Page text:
20 Dec Interview with Dr Attard Trevisan, Founder & Managing Director, Umana Medical Technologies
Malta has established itself as a frontrunner in the healthcare industry and is steadily becoming a leader in health tech and innovation. Umana Medical Technologies is one of the country’s leading medical device developers and has experienced exponential growth since its launch in 2017. As co-founder and managing director of Umana, could you give us an overview of your strategic priorities for 2022-2023? What are the key projects and major initiatives that you will be focusing on as you continue planning for ongoing global health risks?
Umana began as a startup about five-and-a-half years ago to develop medical technology, and I have been in medical technology field for the last 14 years. Umana was created as progression of what I thought would become helping customers and patients outside of the hospital setting. Then we were either lucky or unlucky and COVID-19 struck. That helped Umana to change its priority. When the first people in Italy were sent home from the hospital as they were full and couldn’t take in more patients, they were given this device — the Umana T1 patch — and these patients were able to be monitored in the comfort of their homes. The vision of Umana has always been helping patients through service, devices, etc. That is what shaped us. We grew. That is also when we became part of the GPI Group. Now post Covid, Umana has continued to grow and build services around monitoring therapeutic aspects of the patient in their own home. That doesn’t change much.
However, what did change is that we are not just focused on the devices themselves, we are finding solutions; so we are building an approach where we can have patients from their home without making a distinction between device and service. We’re building a whole ecosystem where the patient, from their home, can get the best care without the need to go to their healthcare system. They do not need to leave the comfort of their home. We will bring the healthcare system to them, not the other way around. We have huge waiting lists of hospitals; we have doctors interested and not just in Malta. I think what we are building is helping to give that quality for the patient, but it’s also easier for the doctors.
What are the key projects and major initiatives that you are going to be focusing on as you continue mitigating and planning for ongoing global health risks?
We are growing in several different areas. We are experimenting with new programs with patients. Malta is involved in some unique pilot projects to monitor children with Type 1 diabetes. This is in Malta, and we are trying to replicate it in other countries. Those are innovative programs to help niches of populations in that sense. However, not just that; we always try to enter different projects. This will help us with our changing business model. For Umana, to continue its growth, we are looking at special niches to help improve the situation for particular groups of people. We are doing this in different countries. For example, we are starting some projects in Southeast Asia, like Thailand and Vietnam. We’re trying to expand on that level. We chose that region because there is opportunity there. But I think we chose those areas because it is also why we exist: our technologies are better utilized in underserved parts of the world where the health systems are not the best. It is also why I entered this industry: to democratize services, to monitor and help patients. I think this is giving us the opportunity to do so.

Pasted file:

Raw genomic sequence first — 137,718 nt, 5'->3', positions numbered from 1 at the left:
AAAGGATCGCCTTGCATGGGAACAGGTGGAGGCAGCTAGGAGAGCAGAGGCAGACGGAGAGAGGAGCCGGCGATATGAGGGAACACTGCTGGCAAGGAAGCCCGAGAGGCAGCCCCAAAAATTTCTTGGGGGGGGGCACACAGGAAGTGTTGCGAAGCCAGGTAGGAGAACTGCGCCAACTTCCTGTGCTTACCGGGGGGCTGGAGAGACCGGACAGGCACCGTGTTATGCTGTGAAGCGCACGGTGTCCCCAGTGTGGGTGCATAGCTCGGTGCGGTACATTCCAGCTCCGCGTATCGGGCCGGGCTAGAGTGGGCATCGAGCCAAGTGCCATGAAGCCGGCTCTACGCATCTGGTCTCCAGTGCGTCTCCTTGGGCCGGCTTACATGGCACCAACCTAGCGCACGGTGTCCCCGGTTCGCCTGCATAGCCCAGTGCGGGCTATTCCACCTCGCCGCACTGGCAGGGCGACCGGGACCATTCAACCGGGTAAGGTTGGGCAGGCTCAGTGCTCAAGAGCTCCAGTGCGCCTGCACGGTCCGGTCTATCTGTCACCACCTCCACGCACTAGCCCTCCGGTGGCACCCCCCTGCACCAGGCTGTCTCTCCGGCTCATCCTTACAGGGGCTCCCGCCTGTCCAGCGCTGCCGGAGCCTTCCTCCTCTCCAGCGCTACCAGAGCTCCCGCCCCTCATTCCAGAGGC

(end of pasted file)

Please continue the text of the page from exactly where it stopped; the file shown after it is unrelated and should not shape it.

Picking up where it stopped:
Talking about Covid, you grew a lot during that period, but it was a forced growth.
It is not ideal because when you grow that much, it brings along its own problems. Remember I had to operate in very limited conditions. We were not even allowed to come to work at times. We were growing but at the same facing significant difficulties.
The Covid pandemic forcibly highlighted the many gaps in the global healthcare industry but also allowed for technological innovation to take center stage. Umana’s medical devices played a crucial part in alleviating the pressures on medical professionals. Reflecting on the last two years, what were the greatest challenges Umana Medical had to face, and how have you steered through these turbulent times? What are some of the key lessons learned from the pandemic, and how are you incorporating these into your post-pandemic operations and services?